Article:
Mahayana And Yogacara Buddhism: Nirvana

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Mahayana and Yogacara Buddhism: Nirvana As one of the world’s oldest practiced religions, Buddhism has a strong foothold in South East Asian and the Indian subcontinent. Dating back to five centuries before Christ, it has found itself blossoming in the contemporary world. Founded in India, it has now gained popularity in the West. Modern religious writers are constantly trying to point out what it is about Buddhism that makes it so appealing? They look to find answers in the roots and origin of the religion.

Buddhism is established on the idea of dukkha – its cause and effect. Dukkha can generally be translated as dissatisfaction or suffering. Buddha believed that everything in the world resulted in dukkha. He claimed that this suffering
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Most of these religious scholars had different perspectives on the core values of Buddhism and developed their schools of Buddhist thoughts. Buddhists today, usually identify themselves as either Theravada or Mahayana.

Over time, both these sects branched out further, giving rise to newer schools. Madhyamaka Buddhism has two main wings – Madhyamaka and Yogacara. The thesis of this article is two compare and contrast between these two on the basis of their doctrines on Nirvana.

A lot has been written on the distinction between Madhyamaka and Yogacara. In Richard King’s article on Yogacara’s relationship with Madhyamaka School, he quotes D.T. Suzuki. The quote perfectly sums up the routine sentiment toward the two Schools. “Most Buddhist scholars are often too ready to make a sharp distinction between the Madhyamaka and the Yogacara, taking the one as exclusively advocating the theory of emptiness (śūnyatā) while the other is bent single-mindedly on an idealistic interpretation of the universe. They thus further assume that the idea of emptiness is not at all traceable in the Yogacara and that idealism is absent in the Madhyamaka. This is not exact as a historical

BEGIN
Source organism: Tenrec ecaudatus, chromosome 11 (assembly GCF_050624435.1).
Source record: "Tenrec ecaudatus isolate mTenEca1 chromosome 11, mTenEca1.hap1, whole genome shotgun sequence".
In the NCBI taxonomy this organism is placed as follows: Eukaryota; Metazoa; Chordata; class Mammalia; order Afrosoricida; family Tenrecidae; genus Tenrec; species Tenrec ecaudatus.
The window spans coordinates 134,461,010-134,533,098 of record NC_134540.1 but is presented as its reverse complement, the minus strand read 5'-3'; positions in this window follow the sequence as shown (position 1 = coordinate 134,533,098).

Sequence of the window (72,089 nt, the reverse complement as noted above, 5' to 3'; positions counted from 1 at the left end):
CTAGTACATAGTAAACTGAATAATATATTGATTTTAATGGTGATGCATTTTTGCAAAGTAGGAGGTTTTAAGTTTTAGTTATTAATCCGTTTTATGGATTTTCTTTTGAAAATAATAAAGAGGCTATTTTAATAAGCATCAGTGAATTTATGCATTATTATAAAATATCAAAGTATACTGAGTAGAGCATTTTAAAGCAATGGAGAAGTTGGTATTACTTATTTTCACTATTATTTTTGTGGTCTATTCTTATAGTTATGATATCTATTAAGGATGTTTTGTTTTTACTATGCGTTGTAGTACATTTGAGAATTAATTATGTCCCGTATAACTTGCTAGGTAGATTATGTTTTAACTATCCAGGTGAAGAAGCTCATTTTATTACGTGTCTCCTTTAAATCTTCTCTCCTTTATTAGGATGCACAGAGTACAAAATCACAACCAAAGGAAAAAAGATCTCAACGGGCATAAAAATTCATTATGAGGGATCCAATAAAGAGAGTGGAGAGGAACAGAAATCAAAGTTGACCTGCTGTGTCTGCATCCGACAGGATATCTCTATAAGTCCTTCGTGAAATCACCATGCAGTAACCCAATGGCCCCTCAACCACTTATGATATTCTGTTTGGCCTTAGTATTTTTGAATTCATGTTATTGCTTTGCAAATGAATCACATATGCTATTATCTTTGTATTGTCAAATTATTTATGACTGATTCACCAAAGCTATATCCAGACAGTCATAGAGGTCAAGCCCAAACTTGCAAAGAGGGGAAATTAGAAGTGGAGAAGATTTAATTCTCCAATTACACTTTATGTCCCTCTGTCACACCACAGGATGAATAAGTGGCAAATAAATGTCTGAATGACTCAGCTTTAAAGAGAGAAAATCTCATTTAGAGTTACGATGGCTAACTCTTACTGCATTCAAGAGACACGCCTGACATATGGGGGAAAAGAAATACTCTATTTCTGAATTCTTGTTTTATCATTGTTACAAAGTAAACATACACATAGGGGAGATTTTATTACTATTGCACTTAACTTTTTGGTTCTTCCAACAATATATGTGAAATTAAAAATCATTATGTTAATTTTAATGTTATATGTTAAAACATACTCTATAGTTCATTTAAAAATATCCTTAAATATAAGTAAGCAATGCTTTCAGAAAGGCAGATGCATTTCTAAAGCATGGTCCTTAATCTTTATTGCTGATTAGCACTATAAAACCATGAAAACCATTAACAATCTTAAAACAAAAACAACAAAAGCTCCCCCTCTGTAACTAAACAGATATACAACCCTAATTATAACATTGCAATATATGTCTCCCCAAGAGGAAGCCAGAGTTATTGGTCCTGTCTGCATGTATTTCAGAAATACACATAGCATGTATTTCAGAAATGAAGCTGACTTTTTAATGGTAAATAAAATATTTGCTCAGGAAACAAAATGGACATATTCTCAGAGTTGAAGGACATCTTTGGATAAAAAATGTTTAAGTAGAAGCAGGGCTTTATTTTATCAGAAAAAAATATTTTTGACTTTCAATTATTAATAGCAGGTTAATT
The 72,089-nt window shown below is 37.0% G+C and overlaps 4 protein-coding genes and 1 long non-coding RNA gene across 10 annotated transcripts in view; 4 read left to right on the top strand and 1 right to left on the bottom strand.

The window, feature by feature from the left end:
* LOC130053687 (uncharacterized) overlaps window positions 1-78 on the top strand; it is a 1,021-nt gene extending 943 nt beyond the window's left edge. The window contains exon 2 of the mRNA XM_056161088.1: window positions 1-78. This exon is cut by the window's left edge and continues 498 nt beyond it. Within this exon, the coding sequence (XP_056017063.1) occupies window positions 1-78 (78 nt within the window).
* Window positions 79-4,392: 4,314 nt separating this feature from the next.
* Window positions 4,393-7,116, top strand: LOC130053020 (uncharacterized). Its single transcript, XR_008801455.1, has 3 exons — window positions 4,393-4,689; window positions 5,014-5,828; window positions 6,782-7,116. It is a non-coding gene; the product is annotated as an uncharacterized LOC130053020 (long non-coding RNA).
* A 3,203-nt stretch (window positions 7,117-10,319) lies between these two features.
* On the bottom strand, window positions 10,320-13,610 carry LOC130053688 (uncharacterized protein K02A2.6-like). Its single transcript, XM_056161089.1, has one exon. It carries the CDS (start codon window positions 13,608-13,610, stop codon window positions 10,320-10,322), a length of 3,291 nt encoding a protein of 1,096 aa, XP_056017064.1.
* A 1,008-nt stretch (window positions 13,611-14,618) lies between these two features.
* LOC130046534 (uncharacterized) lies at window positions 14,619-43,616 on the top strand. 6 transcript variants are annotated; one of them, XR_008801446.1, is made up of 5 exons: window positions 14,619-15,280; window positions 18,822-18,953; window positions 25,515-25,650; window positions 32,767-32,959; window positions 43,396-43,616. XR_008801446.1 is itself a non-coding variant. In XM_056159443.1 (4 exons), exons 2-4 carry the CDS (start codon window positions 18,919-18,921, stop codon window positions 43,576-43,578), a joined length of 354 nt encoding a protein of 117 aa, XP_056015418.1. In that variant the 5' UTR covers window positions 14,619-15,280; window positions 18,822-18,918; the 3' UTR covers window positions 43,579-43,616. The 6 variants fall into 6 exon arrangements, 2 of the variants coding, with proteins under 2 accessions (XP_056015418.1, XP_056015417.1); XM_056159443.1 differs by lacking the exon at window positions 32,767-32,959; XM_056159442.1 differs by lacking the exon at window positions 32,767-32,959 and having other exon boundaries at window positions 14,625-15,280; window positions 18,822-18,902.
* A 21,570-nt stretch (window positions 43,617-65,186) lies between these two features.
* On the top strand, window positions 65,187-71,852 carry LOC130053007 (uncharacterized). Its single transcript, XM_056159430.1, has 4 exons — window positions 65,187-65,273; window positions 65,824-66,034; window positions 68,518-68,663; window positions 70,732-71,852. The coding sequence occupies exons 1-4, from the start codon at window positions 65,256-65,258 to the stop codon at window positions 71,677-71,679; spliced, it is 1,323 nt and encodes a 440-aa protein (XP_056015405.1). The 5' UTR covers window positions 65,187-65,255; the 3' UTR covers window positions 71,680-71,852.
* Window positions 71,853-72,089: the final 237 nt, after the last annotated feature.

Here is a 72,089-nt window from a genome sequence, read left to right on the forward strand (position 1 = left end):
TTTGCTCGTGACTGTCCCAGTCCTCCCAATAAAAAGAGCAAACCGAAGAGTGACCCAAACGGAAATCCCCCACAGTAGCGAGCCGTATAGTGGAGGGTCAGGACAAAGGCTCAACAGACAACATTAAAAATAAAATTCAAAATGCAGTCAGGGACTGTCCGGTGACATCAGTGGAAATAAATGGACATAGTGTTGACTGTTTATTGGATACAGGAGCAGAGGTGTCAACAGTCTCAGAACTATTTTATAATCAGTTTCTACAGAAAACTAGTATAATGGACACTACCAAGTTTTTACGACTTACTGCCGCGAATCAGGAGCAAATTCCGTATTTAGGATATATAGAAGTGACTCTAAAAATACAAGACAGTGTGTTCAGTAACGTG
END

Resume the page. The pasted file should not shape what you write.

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They came up with the concept of unfixed nirvana (apratisthita-nirvana). This, they said, was a state in which the individual is permanently established in either the Absolute or the human realm. This is called the fluidic state that the practitioner is in, is called the dynamic state of liberation. To support the claim of the dynamic liberation, Asanga, Vasubandhu’s brother, gives the examples of three stages of comprehension to support the concept of the non-discriminating cognitions; (1) preliminary non-discriminating cognition, (2) fundamental non-discriminating cognition and (3) subsequently-acquired non-discriminating cognition. Consider a fool, he says, seeking to comprehend an object, a fool who has successfully comprehending the object and a non-fool who has comprehended the object. He then uses the mental states of these individuals in the three scenarios as metaphors for the three non-discriminating cognitions. Thus, the Yogacara thinkers successfully bridged the gap between Absolute enlightenment and individual human

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